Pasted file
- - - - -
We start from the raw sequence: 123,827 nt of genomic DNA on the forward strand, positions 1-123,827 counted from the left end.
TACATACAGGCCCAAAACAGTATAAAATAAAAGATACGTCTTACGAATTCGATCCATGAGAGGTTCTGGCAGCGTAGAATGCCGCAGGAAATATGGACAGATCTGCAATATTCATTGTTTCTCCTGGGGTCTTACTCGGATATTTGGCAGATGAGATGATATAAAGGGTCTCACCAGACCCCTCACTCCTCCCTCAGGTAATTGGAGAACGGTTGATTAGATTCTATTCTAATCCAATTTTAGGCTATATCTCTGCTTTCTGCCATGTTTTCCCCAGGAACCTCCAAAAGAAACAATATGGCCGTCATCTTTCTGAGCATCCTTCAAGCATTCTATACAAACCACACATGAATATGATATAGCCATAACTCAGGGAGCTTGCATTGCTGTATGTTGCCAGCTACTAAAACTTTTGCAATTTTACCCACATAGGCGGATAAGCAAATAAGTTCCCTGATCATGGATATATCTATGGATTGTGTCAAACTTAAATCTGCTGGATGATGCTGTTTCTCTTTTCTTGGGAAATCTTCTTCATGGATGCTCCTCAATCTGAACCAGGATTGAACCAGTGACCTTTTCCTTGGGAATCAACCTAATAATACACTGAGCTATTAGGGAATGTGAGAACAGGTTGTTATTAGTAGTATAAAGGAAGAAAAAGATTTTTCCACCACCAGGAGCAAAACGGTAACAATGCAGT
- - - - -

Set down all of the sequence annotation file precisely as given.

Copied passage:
We start from the raw sequence: 123,827 nt of genomic DNA on the forward strand, positions 1-123,827 counted from the left end.
TACATACAGGCCCAAAACAGTATAAAATAAAAGATACGTCTTACGAATTCGATCCATGAGAGGTTCTGGCAGCGTAGAATGCCGCAGGAAATATGGACAGATCTGCAATATTCATTGTTTCTCCTGGGGTCTTACTCGGATATTTGGCAGATGAGATGATATAAAGGGTCTCACCAGACCCCTCACTCCTCCCTCAGGTAATTGGAGAACGGTTGATTAGATTCTATTCTAATCCAATTTTAGGCTATATCTCTGCTTTCTGCCATGTTTTCCCCAGGAACCTCCAAAAGAAACAATATGGCCGTCATCTTTCTGAGCATCCTTCAAGCATTCTATACAAACCACACATGAATATGATATAGCCATAACTCAGGGAGCTTGCATTGCTGTATGTTGCCAGCTACTAAAACTTTTGCAATTTTACCCACATAGGCGGATAAGCAAATAAGTTCCCTGATCATGGATATATCTATGGATTGTGTCAAACTTAAATCTGCTGGATGATGCTGTTTCTCTTTTCTTGGGAAATCTTCTTCATGGATGCTCCTCAATCTGAACCAGGATTGAACCAGTGACCTTTTCCTTGGGAATCAACCTAATAATACACTGAGCTATTAGGGAATGTGAGAACAGGTTGTTATTAGTAGTATAAAGGAAGAAAAAGATTTTTCCACCACCAGGAGCAAAACGGTAACAATGCAGT